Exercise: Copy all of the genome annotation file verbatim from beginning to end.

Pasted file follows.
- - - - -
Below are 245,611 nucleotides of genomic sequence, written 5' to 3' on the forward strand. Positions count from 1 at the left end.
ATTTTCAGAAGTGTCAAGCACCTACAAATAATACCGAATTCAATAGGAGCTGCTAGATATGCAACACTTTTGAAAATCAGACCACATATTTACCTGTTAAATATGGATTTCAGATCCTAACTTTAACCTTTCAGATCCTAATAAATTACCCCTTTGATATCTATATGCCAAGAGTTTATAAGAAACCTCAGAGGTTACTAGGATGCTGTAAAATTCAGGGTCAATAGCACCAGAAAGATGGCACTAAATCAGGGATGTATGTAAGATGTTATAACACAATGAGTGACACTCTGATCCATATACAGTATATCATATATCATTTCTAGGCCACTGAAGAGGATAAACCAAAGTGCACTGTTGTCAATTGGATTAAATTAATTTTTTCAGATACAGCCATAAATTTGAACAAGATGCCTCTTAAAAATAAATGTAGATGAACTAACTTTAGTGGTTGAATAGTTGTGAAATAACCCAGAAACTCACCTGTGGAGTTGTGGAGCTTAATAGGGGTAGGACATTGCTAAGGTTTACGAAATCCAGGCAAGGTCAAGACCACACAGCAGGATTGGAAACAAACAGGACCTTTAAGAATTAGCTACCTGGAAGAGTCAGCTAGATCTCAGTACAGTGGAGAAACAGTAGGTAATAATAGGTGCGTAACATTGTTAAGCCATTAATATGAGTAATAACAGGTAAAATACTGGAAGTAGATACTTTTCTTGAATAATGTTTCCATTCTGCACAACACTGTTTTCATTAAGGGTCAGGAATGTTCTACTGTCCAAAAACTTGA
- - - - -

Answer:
Below are 245,611 nucleotides of genomic sequence, written 5' to 3' on the forward strand. Positions count from 1 at the left end.
ATTTTCAGAAGTGTCAAGCACCTACAAATAATACCGAATTCAATAGGAGCTGCTAGATATGCAACACTTTTGAAAATCAGACCACATATTTACCTGTTAAATATGGATTTCAGATCCTAACTTTAACCTTTCAGATCCTAATAAATTACCCCTTTGATATCTATATGCCAAGAGTTTATAAGAAACCTCAGAGGTTACTAGGATGCTGTAAAATTCAGGGTCAATAGCACCAGAAAGATGGCACTAAATCAGGGATGTATGTAAGATGTTATAACACAATGAGTGACACTCTGATCCATATACAGTATATCATATATCATTTCTAGGCCACTGAAGAGGATAAACCAAAGTGCACTGTTGTCAATTGGATTAAATTAATTTTTTCAGATACAGCCATAAATTTGAACAAGATGCCTCTTAAAAATAAATGTAGATGAACTAACTTTAGTGGTTGAATAGTTGTGAAATAACCCAGAAACTCACCTGTGGAGTTGTGGAGCTTAATAGGGGTAGGACATTGCTAAGGTTTACGAAATCCAGGCAAGGTCAAGACCACACAGCAGGATTGGAAACAAACAGGACCTTTAAGAATTAGCTACCTGGAAGAGTCAGCTAGATCTCAGTACAGTGGAGAAACAGTAGGTAATAATAGGTGCGTAACATTGTTAAGCCATTAATATGAGTAATAACAGGTAAAATACTGGAAGTAGATACTTTTCTTGAATAATGTTTCCATTCTGCACAACACTGTTTTCATTAAGGGTCAGGAATGTTCTACTGTCCAAAAACTTGA